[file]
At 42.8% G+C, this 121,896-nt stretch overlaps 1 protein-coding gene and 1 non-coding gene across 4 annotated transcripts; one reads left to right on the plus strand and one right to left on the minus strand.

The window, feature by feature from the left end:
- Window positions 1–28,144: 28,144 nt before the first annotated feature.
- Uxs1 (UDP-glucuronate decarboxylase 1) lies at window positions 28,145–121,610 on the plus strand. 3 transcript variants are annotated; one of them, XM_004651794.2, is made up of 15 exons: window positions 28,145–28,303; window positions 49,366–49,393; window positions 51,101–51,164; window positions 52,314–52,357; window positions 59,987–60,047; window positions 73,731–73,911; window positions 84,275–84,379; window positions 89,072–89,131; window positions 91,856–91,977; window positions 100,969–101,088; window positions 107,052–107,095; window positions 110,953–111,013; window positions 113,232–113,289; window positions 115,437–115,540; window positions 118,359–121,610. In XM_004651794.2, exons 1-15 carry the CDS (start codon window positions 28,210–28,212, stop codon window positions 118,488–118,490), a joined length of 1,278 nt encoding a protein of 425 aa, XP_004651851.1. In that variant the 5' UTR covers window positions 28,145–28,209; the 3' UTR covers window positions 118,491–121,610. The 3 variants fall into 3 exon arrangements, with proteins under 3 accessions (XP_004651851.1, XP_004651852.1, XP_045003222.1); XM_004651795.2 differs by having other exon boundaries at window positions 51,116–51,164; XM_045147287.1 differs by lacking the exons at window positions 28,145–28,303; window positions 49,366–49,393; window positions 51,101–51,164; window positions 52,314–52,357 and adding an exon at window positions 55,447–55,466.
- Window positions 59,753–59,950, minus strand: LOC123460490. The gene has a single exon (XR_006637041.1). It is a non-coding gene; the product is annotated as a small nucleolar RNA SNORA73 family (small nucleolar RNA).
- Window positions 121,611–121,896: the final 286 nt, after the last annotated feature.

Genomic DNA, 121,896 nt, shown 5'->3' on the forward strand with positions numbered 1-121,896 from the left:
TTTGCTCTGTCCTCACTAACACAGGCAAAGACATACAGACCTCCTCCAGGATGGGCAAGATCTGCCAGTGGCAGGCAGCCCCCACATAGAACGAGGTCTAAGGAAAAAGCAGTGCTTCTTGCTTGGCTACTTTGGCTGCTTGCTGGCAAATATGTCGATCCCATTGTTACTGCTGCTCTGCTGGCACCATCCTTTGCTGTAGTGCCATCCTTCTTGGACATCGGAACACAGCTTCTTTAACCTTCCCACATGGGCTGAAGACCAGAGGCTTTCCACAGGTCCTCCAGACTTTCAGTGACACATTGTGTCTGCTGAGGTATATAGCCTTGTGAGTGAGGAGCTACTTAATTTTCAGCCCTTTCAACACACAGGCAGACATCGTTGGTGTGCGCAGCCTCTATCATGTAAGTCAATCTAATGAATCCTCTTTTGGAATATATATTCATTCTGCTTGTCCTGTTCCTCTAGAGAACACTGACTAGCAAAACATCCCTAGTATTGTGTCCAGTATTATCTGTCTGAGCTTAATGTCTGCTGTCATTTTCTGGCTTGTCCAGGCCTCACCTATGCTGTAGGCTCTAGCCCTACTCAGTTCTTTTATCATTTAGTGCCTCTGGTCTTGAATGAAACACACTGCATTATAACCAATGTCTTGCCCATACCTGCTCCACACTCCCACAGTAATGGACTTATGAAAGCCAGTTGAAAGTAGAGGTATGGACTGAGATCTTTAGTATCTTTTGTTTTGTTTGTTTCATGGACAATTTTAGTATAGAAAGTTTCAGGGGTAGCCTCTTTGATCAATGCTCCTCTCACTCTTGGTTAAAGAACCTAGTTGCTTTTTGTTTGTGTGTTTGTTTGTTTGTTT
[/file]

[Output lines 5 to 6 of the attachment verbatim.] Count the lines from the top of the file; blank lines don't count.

- Window positions 59,753–59,950, minus strand: LOC123460490. The gene has a single exon (XR_006637041.1). It is a non-coding gene; the product is annotated as a small nucleolar RNA SNORA73 family (small nucleolar RNA).
- Window positions 121,611–121,896: the final 286 nt, after the last annotated feature.